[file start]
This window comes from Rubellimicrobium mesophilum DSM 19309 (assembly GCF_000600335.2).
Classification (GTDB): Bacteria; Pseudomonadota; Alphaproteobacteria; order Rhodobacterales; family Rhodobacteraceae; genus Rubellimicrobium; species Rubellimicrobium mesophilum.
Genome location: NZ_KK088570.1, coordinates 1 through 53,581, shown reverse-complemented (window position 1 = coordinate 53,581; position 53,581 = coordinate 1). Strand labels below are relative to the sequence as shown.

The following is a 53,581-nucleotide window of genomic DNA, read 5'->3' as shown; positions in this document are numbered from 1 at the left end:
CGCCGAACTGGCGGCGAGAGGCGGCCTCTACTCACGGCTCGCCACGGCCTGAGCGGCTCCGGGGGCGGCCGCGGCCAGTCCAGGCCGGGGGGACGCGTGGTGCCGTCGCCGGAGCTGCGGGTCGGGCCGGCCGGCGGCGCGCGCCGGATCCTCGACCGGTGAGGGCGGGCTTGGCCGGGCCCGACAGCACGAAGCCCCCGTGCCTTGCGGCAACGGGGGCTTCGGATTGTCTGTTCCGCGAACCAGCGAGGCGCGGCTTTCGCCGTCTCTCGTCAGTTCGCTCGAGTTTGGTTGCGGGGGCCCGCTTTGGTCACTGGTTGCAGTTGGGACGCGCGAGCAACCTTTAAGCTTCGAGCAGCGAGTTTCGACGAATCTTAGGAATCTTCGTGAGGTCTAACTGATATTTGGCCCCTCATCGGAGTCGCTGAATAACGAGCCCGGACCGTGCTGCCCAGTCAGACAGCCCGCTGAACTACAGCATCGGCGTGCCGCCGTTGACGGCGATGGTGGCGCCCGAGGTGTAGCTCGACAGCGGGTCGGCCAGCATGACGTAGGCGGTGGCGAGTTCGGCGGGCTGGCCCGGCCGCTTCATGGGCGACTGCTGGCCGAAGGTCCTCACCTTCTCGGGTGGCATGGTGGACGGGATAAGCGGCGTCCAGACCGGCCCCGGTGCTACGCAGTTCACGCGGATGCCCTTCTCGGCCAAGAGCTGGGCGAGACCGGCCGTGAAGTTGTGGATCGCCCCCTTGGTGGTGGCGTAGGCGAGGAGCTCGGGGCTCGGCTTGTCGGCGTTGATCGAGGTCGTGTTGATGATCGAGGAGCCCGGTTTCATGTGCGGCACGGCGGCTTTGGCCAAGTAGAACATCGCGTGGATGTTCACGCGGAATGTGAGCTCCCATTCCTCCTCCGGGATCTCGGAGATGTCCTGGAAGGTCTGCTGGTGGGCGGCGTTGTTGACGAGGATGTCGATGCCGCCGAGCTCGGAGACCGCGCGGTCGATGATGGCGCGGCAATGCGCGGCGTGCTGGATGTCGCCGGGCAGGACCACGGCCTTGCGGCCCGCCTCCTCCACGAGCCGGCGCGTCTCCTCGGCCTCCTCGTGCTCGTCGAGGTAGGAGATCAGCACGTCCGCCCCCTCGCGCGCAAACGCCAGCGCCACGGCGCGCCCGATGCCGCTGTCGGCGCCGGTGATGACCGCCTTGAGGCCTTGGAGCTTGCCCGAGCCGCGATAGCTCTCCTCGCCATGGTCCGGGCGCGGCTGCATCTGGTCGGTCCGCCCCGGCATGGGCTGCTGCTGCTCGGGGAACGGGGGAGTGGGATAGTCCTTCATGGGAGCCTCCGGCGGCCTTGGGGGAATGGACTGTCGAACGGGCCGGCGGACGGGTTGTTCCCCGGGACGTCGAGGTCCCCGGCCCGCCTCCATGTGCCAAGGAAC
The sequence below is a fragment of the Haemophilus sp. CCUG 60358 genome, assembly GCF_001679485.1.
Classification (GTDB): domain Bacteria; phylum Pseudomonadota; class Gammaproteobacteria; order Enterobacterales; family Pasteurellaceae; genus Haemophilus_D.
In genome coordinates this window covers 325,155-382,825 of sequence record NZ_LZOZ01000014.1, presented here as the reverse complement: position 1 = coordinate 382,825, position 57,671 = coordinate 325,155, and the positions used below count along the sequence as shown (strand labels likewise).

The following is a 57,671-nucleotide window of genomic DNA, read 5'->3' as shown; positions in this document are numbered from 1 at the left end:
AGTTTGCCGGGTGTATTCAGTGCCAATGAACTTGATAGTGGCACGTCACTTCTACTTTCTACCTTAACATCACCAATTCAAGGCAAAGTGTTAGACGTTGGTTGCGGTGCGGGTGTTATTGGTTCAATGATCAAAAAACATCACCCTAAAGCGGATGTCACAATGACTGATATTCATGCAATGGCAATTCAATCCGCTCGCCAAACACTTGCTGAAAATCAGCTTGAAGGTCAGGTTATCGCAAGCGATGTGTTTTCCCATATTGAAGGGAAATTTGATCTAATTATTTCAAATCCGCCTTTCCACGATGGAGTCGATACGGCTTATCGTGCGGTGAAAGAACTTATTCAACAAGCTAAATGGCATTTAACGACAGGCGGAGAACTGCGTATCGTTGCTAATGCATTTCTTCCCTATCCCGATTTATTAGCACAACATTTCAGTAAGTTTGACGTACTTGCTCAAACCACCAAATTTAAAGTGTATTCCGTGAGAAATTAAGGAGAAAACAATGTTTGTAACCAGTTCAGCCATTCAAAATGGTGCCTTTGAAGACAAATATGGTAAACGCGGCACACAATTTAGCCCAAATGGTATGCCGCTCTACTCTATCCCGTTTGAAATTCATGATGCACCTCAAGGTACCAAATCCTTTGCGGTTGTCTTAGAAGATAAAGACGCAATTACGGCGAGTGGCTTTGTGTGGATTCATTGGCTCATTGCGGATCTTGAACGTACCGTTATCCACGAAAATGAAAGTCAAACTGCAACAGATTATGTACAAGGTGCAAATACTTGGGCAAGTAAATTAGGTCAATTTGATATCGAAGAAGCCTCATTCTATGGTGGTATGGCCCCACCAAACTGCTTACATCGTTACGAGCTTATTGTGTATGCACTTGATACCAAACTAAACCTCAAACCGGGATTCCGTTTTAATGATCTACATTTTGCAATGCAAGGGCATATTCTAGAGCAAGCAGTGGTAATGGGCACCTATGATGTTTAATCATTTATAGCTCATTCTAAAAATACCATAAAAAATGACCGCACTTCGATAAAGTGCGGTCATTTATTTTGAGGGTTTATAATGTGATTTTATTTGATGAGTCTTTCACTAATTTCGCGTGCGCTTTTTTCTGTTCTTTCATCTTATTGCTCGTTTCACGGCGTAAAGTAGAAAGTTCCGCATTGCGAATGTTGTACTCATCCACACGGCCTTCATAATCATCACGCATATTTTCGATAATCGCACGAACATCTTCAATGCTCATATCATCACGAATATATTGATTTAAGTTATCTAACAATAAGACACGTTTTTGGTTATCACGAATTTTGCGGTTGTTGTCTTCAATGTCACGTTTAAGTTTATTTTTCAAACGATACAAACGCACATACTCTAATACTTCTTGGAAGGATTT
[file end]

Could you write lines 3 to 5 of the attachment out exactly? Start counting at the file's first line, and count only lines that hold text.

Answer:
Genome location: NZ_KK088570.1, coordinates 1 through 53,581, shown reverse-complemented (window position 1 = coordinate 53,581; position 53,581 = coordinate 1). Strand labels below are relative to the sequence as shown.

The following is a 53,581-nucleotide window of genomic DNA, read 5'->3' as shown; positions in this document are numbered from 1 at the left end:
CGCCGAACTGGCGGCGAGAGGCGGCCTCTACTCACGGCTCGCCACGGCCTGAGCGGCTCCGGGGGCGGCCGCGGCCAGTCCAGGCCGGGGGGACGCGTGGTGCCGTCGCCGGAGCTGCGGGTCGGGCCGGCCGGCGGCGCGCGCCGGATCCTCGACCGGTGAGGGCGGGCTTGGCCGGGCCCGACAGCACGAAGCCCCCGTGCCTTGCGGCAACGGGGGCTTCGGATTGTCTGTTCCGCGAACCAGCGAGGCGCGGCTTTCGCCGTCTCTCGTCAGTTCGCTCGAGTTTGGTTGCGGGGGCCCGCTTTGGTCACTGGTTGCAGTTGGGACGCGCGAGCAACCTTTAAGCTTCGAGCAGCGAGTTTCGACGAATCTTAGGAATCTTCGTGAGGTCTAACTGATATTTGGCCCCTCATCGGAGTCGCTGAATAACGAGCCCGGACCGTGCTGCCCAGTCAGACAGCCCGCTGAACTACAGCATCGGCGTGCCGCCGTTGACGGCGATGGTGGCGCCCGAGGTGTAGCTCGACAGCGGGTCGGCCAGCATGACGTAGGCGGTGGCGAGTTCGGCGGGCTGGCCCGGCCGCTTCATGGGCGACTGCTGGCCGAAGGTCCTCACCTTCTCGGGTGGCATGGTGGACGGGATAAGCGGCGTCCAGACCGGCCCCGGTGCTACGCAGTTCACGCGGATGCCCTTCTCGGCCAAGAGCTGGGCGAGACCGGCCGTGAAGTTGTGGATCGCCCCCTTGGTGGTGGCGTAGGCGAGGAGCTCGGGGCTCGGCTTGTCGGCGTTGATCGAGGTCGTGTTGATGATCGAGGAGCCCGGTTTCATGTGCGGCACGGCGGCTTTGGCCAAGTAGAACATCGCGTGGATGTTCACGCGGAATGTGAGCTCCCATTCCTCCTCCGGGATCTCGGAGATGTCCTGGAAGGTCTGCTGGTGGGCGGCGTTGTTGACGAGGATGTCGATGCCGCCGAGCTCGGAGACCGCGCGGTCGATGATGGCGCGGCAATGCGCGGCGTGCTGGATGTCGCCGGGCAGGACCACGGCCTTGCGGCCCGCCTCCTCCACGAGCCGGCGCGTCTCCTCGGCCTCCTCGTGCTCGTCGAGGTAGGAGATCAGCACGTCCGCCCCCTCGCGCGCAAACGCCAGCGCCACGGCGCGCCCGATGCCGCTGTCGGCGCCGGTGATGACCGCCTTGAGGCCTTGGAGCTTGCCCGAGCCGCGATAGCTCTCCTCGCCATGGTCCGGGCGCGGCTGCATCTGGTCGGTCCGCCCCGGCATGGGCTGCTGCTGCTCGGGGAACGGGGGAGTGGGATAGTCCTTCATGGGAGCCTCCGGCGGCCTTGGGGGAATGGACTGTCGAACGGGCCGGCGGACGGGTTGTTCCCCGGGACGTCGAGGTCCCCGGCCCGCCTCCATGTGCCAAGGAAC